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Preschool enrollment gets a boost at Great Start Readiness

Some programs will include a Friday session 

Kent ISD — An increase in classrooms and an expansion of eligibility has led to more flexibility and additional openings for the state-funded Great Start Readiness Program.

While GSRP classes started on Sept. 11, the Kent ISD preschool program has announced that enrollment will be open as long as there are classes available.

“Enrollment in affordable, high-quality preschool is one of the best ways to prepare children for success in school and life,” said Kent ISD Director of Early Childhood Ashley Karsten. “We are excited to be able to offer the Great Start Readiness Program preschool to more families than ever this year and to expand this program to five full days a week in many areas.” 

With the signing of the state’s educational budget on July 20 by Governor Gretchen Whitmer, the state has allocated $254.6 million to expand free preschool for up to 5,600 students. In a statement about the budget, the governor’s office acknowledged this is to help the state toward the PreK for All initiative of offering free preschool to all 4-year-olds in the state by 2027. 

The new state budget allows for GSRP providers, such as the one operated by Kent ISD, to expand their programs from four instructional days a week to five per week, and from 30 instructional weeks a year to 36 weeks. The budget also expands the eligibility requirements to 300 percent of the poverty line, which for a family of four would be about $90,000 or less. Last year, to qualify, a family of four had to earn less than $80,000.

A boost in the state school budget creates more openings for preschoolers in the D Great Start Readiness Program.
Helping students open packages and asking questions makes lunch a busy learning time for Nancy Sullivan and her students (photo by Carol Lautenbach)

Making Families Aware of Their Options

“Our goal has always been to support families and with this budget we are able to offer more flexibility with different times, more days to more families in Kent County,”  Karsten said. 

For Kent ISD, that means an additional 20 classrooms have been opened up, with GSRP now offering 225 classrooms, Karsten said. This means an additional 320 spots, with the program serving up to 3,600 students for the 2023-2024 school year. Per state guidelines, there are only 16 students per class.

Traditionally, GSRP has offered Monday-Thursday programs but this year several locations will have five-day programs, Monday-Friday. Also, some programs will be offered earlier and later times to help meet family needs, she said.

The biggest hurdle has been letting families know about the expanded program as the changes were only implemented a little over a month ago when the budget was signed.

“We encourage all families to sign up whether they think they qualify or not,” Karsten said.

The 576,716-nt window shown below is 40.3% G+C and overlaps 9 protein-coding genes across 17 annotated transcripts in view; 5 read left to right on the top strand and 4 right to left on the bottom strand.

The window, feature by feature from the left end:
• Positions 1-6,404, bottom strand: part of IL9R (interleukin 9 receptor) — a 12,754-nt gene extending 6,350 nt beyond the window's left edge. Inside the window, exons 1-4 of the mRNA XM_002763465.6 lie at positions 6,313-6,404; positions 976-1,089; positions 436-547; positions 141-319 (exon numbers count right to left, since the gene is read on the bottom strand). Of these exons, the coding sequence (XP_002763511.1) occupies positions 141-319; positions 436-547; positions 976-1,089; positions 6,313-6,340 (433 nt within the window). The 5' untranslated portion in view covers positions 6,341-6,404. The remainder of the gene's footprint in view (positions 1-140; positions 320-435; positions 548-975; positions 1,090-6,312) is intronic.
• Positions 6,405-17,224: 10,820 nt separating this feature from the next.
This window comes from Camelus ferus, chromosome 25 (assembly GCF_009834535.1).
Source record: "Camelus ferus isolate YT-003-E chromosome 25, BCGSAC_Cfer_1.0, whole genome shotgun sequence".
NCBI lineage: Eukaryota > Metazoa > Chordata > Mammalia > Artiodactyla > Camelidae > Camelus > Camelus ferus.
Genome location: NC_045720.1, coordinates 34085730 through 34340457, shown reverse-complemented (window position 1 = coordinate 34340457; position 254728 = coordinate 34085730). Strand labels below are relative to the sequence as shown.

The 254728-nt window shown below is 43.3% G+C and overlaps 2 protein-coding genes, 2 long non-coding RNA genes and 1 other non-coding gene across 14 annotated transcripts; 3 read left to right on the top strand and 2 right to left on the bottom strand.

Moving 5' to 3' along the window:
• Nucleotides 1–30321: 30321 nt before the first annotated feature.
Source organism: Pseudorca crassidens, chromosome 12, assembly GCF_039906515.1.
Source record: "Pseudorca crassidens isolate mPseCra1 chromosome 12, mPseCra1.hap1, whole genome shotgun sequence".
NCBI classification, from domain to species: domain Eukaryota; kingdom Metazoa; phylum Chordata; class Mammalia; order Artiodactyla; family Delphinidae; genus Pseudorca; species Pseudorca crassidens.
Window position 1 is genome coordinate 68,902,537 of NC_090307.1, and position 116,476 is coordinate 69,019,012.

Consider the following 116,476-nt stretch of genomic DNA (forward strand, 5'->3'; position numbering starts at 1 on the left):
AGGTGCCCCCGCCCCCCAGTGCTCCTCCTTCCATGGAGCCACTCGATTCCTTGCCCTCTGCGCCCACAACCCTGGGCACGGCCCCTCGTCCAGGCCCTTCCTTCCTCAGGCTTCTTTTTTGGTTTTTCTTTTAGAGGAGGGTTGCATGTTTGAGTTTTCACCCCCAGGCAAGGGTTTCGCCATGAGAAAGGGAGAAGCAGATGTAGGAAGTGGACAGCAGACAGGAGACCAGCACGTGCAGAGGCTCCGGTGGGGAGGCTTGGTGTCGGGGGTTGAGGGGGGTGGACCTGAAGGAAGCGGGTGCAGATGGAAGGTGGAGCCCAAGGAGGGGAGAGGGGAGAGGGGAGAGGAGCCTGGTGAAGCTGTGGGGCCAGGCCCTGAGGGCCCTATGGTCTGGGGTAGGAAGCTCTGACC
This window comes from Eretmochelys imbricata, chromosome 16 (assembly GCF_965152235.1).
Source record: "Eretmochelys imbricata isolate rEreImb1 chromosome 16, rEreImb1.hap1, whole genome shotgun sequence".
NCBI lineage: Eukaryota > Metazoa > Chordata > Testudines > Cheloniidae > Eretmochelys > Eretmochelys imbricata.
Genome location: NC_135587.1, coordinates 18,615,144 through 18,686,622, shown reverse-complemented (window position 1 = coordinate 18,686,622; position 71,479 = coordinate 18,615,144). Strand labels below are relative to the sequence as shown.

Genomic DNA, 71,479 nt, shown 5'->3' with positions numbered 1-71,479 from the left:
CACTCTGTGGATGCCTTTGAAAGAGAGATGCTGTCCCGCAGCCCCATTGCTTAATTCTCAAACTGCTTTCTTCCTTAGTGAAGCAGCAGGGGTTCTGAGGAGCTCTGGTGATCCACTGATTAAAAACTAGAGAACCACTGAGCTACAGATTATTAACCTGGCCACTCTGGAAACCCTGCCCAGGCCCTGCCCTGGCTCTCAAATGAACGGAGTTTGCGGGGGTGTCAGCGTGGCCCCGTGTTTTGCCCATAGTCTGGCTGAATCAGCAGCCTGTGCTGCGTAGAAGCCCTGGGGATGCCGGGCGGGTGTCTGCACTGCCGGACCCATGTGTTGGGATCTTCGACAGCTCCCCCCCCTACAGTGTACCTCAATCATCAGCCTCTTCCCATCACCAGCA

To sign up for this year’s preschool program, a child must be turning 4 by Dec. 1. There are several factors for qualification, such as income, special needs, foster care, and high risk, but the program is allowed to have up to 15% of its openings for families who are over the income requirements.

There are GSRP classrooms throughout the county. The Kent ISD program operates 88 of them directly, with the remaining offered through a variety of community partners such as the YMCA, AppleTree, Early Learning Center, Langley Child Care, Creative Technologies Academy, and the Village Child Development Center. 

Karsten said that those who have enrolled are usually placed within a week.

Families interested in learning more about GSRP should call 616-447-2409 or visit https://www.kentisd.org/early-childhood/great-start-readiness-preschool/.

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Joanne Bailey-Boorsma
Joanne Bailey-Boorsma
Joanne Bailey-Boorsma is a reporter covering Kent ISD, Godwin Heights, Kelloggsville, Forest Hills and Comstock Park. The salutatorian for the Hartland Public Schools class of 1985, she changed her colors from blue and maize to green and white by attending Michigan State University, where she majored in journalism. Joanne moved to the Grand Rapids area in 1989, where she started her journalism career at the Advance Newspapers. She later became the editor for On-the-Town magazine, a local arts and entertainment publication. Her eldest daughter is a nurse, working in Holland, and her youngest attends Oakland University. Both are graduates from Byron Center High School. She is a volunteer for the Van Singel Fine Arts Advisory Board and the Kent District Library. In her free time, Joanne enjoys spending time with her family, checking out local theater and keeping up with all the exchange students they have hosted through the years. Read Joanne's full bio

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